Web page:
MADISON -- Wisconsin Assembly Republican leaders vowed that they would pass the long-delayed state budget on said Wednesday, September 13th and said they would not be "held hostage" by GOP senators who are withholding their support.
"The time to change the budget has expired," Assembly Speaker Robin Vos, R-Rochester, told reporters in the afternoon, hours into the Assembly's debate.
Assembly passage will put the ball in the Senate's court, where Republicans who are holding out face two options: back down, or call Vos's bluff. Senate Republicans emerged from a closed-door meeting Wednesday and said they were still divided on what to do.
The latest sign of division appeared the night before, when Senate Republican Leader Scott Fitzgerald said he didn't have the 17 votes he needs to pass the budget in his chamber and hoped the Assembly would amend the bill to address the concerns of the senators who are holding out.
The $76 billion state budget is now 10 weeks past due, having been delayed because of a Republican disagreement over transportation spending. The Legislature's budget committee, led by Republicans from both the Assembly and Senate, struck a deal last week. But a few conservative senators are said to still be unhappy that the budget spends too much money.
"It's very difficult," Fitzgerald told reporters Tuesday evening. "You just kind of hope that members come along and understand that we're at that point where it's time to pass the state budget."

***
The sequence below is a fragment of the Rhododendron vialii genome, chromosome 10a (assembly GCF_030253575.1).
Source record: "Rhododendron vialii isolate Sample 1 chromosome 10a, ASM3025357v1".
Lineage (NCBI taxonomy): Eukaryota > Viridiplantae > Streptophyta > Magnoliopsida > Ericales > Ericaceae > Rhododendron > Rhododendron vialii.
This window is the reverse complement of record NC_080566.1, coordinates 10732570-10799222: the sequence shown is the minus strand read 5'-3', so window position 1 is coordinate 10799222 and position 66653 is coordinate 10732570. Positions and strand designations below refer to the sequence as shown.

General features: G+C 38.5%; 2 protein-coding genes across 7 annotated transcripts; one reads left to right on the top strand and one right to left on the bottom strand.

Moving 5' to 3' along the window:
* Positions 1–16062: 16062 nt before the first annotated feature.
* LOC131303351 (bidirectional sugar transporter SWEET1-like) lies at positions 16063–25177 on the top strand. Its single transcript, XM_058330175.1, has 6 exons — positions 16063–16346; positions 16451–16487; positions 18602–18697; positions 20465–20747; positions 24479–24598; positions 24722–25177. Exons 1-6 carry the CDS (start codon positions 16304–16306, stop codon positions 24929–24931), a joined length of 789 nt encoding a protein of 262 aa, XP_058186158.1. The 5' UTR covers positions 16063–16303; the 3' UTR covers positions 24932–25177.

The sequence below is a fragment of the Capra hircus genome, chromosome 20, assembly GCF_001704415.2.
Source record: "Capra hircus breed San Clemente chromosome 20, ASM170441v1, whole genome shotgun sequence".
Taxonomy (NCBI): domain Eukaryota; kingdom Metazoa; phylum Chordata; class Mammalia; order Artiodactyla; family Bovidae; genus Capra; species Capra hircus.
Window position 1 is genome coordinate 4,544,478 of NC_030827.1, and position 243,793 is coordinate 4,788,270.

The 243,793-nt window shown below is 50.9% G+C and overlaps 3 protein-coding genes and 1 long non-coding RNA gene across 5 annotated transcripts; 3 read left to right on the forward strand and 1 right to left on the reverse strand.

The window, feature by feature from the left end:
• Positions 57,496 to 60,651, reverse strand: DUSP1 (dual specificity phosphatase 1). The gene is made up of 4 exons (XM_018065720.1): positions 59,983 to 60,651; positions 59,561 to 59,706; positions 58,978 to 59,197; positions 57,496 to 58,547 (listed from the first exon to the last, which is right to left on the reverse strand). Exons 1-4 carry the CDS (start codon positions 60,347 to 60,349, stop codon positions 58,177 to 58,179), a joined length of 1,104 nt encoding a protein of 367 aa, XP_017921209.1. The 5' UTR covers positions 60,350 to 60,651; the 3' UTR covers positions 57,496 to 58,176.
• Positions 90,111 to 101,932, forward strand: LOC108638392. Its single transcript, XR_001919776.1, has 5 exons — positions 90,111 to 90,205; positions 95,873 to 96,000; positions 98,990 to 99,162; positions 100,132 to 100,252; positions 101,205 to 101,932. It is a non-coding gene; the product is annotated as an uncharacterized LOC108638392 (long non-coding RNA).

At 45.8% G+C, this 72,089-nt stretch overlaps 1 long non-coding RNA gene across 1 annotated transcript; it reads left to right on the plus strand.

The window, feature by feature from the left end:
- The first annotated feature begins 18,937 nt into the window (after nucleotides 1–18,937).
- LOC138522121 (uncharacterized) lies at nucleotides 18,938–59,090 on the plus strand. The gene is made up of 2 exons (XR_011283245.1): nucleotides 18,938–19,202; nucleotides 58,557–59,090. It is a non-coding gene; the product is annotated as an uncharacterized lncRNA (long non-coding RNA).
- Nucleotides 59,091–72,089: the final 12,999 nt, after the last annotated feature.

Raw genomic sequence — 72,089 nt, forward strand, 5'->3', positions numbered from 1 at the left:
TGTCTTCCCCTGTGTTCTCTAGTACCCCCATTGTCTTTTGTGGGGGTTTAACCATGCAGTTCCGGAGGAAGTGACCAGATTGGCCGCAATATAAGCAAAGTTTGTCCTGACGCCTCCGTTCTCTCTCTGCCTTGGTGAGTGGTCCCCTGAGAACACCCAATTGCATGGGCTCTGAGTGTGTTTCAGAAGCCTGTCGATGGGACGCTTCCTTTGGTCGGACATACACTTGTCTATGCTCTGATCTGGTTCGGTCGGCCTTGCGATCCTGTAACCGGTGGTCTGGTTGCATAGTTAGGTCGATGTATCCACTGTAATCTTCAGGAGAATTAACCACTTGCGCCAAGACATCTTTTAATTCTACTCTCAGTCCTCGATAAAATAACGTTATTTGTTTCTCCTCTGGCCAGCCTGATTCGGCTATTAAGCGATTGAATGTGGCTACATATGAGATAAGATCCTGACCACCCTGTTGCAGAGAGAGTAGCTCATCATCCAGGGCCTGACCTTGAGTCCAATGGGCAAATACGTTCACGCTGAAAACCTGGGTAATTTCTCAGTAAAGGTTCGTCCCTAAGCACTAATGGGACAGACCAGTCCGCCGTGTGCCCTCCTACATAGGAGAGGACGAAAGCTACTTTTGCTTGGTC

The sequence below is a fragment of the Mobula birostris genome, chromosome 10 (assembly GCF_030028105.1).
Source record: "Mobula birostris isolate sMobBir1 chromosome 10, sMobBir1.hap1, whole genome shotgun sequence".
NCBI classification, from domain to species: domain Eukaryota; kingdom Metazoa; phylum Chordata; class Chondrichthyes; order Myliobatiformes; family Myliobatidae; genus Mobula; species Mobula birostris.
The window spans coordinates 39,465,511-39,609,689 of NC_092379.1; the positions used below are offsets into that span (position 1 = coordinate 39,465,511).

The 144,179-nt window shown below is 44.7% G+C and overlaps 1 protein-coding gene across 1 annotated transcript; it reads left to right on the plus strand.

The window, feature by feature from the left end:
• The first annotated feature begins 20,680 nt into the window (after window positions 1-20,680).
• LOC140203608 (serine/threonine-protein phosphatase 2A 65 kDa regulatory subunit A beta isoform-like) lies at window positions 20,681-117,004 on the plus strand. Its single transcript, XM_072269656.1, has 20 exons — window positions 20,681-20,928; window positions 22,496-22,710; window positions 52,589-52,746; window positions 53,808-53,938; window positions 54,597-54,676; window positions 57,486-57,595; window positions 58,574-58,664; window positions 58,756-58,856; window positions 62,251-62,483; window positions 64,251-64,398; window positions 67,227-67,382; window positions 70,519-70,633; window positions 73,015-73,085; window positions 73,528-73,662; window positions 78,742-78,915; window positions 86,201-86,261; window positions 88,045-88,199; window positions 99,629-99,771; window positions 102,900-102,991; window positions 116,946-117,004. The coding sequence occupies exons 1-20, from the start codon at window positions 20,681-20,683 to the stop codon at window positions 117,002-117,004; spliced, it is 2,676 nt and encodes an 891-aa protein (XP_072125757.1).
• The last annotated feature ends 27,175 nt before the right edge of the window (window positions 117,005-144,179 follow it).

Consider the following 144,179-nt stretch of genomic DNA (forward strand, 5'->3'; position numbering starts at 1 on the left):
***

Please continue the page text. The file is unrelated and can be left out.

Last week's deal delays two Milwaukee-area interstate projects, imposes a new fee on hybrid and electric vehicles, and repeals the state's prevailing wage law -- which sets a minimum wage for construction work.
Gov. Scott Walker, speaking via telephone during a trade mission to South Korea, said he was open to the idea of Assembly Republicans amending the bill to get it done.
"I'm still confident we'll have a budget by the end of the summer," Walker said.
Vos slammed the door on any major changes, pledging to pass the budget largely as-is Wednesday.
"Once we vote for the budget today, we are done with the budget process because we have lived up to our negotiating end," Vos told reporters.
Assembly Democrats, who criticized the budget as "rigged" against Wisconsin workers, highlighted the division among their GOP colleagues.
"Not only will this be difficult a difficult vote for people on your side of the aisle, they don't even have the votes in the Senate to pass this bill," said Democratic Leader Peter Barca, D-Kenosha.
As of 5 p.m., Republicans had rejected all 19 Democratic amendments before approving one technical amendment of their own. There were no changes offered that would appease the Senate holdouts.